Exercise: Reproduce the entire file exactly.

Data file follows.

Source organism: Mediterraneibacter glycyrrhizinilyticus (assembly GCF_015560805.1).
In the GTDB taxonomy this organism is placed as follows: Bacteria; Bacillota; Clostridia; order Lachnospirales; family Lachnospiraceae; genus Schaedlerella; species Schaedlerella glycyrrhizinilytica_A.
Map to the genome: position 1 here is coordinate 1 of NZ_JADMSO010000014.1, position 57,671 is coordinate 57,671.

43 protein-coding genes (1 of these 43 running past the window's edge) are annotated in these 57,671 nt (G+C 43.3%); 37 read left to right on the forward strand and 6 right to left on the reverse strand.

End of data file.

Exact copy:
Source organism: Mediterraneibacter glycyrrhizinilyticus (assembly GCF_015560805.1).
In the GTDB taxonomy this organism is placed as follows: Bacteria; Bacillota; Clostridia; order Lachnospirales; family Lachnospiraceae; genus Schaedlerella; species Schaedlerella glycyrrhizinilytica_A.
Map to the genome: position 1 here is coordinate 1 of NZ_JADMSO010000014.1, position 57,671 is coordinate 57,671.

43 protein-coding genes (1 of these 43 running past the window's edge) are annotated in these 57,671 nt (G+C 43.3%); 37 read left to right on the forward strand and 6 right to left on the reverse strand.